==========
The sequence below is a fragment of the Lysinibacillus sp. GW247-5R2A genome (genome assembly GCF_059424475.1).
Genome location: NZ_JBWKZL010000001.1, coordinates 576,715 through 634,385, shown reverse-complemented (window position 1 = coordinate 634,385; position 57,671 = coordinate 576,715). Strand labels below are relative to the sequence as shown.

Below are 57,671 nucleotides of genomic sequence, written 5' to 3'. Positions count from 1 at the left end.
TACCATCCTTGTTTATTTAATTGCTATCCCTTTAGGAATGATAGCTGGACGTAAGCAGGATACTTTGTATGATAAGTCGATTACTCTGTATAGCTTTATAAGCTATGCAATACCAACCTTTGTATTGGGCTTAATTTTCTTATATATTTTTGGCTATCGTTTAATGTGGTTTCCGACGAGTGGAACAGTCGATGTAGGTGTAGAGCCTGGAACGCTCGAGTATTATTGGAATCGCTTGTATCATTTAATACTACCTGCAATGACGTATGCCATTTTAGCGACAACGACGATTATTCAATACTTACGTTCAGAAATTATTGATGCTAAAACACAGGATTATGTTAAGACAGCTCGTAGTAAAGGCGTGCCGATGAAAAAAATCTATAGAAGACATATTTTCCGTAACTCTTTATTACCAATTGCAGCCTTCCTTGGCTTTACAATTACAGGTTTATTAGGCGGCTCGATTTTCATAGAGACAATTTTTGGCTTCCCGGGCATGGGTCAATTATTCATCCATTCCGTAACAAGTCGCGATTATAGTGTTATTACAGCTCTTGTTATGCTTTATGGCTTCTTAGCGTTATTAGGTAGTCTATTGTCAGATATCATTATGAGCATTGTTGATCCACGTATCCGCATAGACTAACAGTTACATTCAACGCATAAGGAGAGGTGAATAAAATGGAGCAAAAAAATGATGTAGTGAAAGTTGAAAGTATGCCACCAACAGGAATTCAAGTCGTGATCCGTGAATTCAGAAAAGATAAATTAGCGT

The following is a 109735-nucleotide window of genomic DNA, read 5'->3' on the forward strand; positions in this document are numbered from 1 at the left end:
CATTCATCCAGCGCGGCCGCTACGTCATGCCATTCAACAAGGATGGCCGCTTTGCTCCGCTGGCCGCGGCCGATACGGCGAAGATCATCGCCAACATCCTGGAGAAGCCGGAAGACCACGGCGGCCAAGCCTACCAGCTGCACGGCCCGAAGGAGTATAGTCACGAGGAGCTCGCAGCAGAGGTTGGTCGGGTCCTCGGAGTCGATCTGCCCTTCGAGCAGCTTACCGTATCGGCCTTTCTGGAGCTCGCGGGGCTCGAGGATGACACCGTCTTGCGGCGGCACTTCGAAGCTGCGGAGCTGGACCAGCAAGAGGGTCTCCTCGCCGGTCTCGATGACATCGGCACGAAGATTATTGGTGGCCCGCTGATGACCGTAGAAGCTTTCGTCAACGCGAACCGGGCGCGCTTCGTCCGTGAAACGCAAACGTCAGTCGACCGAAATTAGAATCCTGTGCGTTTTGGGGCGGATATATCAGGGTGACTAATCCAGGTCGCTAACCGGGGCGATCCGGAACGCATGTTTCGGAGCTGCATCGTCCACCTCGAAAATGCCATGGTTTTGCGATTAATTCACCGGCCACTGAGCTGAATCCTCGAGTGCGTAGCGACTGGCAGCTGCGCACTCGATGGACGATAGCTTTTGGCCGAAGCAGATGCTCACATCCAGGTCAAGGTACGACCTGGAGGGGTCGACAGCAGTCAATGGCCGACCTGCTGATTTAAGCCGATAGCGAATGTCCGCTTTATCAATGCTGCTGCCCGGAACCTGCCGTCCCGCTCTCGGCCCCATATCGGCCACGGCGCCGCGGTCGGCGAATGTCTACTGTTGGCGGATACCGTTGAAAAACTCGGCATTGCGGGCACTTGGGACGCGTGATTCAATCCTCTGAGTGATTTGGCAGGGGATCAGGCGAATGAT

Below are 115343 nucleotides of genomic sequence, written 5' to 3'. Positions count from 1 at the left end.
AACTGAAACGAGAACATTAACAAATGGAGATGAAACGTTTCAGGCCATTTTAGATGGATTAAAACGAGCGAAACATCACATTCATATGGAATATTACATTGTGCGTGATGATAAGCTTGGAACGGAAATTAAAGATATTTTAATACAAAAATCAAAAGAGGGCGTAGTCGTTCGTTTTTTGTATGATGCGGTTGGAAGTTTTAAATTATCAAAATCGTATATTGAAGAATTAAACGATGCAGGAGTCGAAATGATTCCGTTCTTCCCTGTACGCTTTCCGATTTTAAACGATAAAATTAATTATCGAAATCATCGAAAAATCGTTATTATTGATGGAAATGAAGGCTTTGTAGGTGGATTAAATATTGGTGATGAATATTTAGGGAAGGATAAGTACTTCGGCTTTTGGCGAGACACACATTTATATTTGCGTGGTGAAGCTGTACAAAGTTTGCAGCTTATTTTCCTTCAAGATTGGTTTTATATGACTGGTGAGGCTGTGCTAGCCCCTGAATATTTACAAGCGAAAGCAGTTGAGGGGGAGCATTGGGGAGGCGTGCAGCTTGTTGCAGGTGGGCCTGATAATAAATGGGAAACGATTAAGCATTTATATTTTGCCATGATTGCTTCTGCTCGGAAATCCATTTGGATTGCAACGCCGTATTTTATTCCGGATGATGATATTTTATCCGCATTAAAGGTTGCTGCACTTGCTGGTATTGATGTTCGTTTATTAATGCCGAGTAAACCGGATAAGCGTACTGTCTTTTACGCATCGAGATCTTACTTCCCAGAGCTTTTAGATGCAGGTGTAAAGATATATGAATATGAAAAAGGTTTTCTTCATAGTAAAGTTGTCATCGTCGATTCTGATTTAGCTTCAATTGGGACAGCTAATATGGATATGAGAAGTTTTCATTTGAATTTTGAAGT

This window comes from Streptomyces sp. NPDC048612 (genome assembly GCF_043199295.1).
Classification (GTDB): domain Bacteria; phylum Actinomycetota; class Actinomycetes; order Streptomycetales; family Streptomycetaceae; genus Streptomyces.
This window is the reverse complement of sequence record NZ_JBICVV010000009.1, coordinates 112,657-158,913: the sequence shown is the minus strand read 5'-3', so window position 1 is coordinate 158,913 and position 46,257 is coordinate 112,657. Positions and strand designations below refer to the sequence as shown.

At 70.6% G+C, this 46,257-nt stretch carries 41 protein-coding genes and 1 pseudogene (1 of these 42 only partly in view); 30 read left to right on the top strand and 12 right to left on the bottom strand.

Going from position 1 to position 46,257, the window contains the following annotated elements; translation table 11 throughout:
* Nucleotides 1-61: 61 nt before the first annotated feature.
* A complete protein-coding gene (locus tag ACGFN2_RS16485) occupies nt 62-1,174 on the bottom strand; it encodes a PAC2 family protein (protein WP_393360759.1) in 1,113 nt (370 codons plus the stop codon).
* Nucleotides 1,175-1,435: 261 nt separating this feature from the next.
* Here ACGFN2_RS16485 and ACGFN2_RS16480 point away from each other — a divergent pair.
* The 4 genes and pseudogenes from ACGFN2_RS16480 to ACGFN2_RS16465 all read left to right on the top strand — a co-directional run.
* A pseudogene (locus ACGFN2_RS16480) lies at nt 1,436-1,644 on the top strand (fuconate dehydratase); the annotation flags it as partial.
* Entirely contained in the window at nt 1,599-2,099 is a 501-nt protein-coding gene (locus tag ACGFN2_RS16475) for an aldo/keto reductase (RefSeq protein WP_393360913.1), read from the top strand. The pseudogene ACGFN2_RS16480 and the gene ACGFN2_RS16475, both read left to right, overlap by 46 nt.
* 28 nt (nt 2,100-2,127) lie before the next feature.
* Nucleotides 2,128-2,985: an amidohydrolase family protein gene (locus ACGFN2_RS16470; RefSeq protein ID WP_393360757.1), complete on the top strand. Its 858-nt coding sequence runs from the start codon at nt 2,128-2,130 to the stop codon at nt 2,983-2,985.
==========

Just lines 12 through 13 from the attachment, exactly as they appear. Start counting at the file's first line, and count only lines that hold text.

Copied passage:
At 70.6% G+C, this 46,257-nt stretch carries 41 protein-coding genes and 1 pseudogene (1 of these 42 only partly in view); 30 read left to right on the top strand and 12 right to left on the bottom strand.

Going from position 1 to position 46,257, the window contains the following annotated elements; translation table 11 throughout: